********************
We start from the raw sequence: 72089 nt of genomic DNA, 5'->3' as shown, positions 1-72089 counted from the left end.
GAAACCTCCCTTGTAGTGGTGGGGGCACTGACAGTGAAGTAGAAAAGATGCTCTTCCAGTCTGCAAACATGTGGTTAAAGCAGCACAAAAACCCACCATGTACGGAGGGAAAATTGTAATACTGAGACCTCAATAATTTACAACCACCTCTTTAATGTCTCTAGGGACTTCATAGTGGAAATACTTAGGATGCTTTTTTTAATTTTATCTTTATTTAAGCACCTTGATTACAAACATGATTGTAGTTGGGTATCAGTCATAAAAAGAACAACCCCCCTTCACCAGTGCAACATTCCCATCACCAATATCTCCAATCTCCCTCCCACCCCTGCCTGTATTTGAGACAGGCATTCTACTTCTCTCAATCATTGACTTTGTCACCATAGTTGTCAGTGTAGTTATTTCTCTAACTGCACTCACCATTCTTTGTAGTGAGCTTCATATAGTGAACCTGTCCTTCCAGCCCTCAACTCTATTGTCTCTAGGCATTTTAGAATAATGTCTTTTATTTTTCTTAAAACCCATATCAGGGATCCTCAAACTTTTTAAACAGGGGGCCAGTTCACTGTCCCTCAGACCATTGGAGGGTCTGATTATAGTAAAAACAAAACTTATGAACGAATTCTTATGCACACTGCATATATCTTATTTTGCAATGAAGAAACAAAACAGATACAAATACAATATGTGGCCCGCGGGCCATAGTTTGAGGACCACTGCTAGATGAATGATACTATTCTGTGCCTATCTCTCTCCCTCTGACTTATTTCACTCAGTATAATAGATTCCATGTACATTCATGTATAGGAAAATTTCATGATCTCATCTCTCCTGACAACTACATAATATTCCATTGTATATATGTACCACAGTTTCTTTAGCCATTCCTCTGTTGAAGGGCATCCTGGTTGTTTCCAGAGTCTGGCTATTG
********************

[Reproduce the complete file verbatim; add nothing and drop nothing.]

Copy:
We start from the raw sequence: 72089 nt of genomic DNA, 5'->3' as shown, positions 1-72089 counted from the left end.
GAAACCTCCCTTGTAGTGGTGGGGGCACTGACAGTGAAGTAGAAAAGATGCTCTTCCAGTCTGCAAACATGTGGTTAAAGCAGCACAAAAACCCACCATGTACGGAGGGAAAATTGTAATACTGAGACCTCAATAATTTACAACCACCTCTTTAATGTCTCTAGGGACTTCATAGTGGAAATACTTAGGATGCTTTTTTTAATTTTATCTTTATTTAAGCACCTTGATTACAAACATGATTGTAGTTGGGTATCAGTCATAAAAAGAACAACCCCCCTTCACCAGTGCAACATTCCCATCACCAATATCTCCAATCTCCCTCCCACCCCTGCCTGTATTTGAGACAGGCATTCTACTTCTCTCAATCATTGACTTTGTCACCATAGTTGTCAGTGTAGTTATTTCTCTAACTGCACTCACCATTCTTTGTAGTGAGCTTCATATAGTGAACCTGTCCTTCCAGCCCTCAACTCTATTGTCTCTAGGCATTTTAGAATAATGTCTTTTATTTTTCTTAAAACCCATATCAGGGATCCTCAAACTTTTTAAACAGGGGGCCAGTTCACTGTCCCTCAGACCATTGGAGGGTCTGATTATAGTAAAAACAAAACTTATGAACGAATTCTTATGCACACTGCATATATCTTATTTTGCAATGAAGAAACAAAACAGATACAAATACAATATGTGGCCCGCGGGCCATAGTTTGAGGACCACTGCTAGATGAATGATACTATTCTGTGCCTATCTCTCTCCCTCTGACTTATTTCACTCAGTATAATAGATTCCATGTACATTCATGTATAGGAAAATTTCATGATCTCATCTCTCCTGACAACTACATAATATTCCATTGTATATATGTACCACAGTTTCTTTAGCCATTCCTCTGTTGAAGGGCATCCTGGTTGTTTCCAGAGTCTGGCTATTG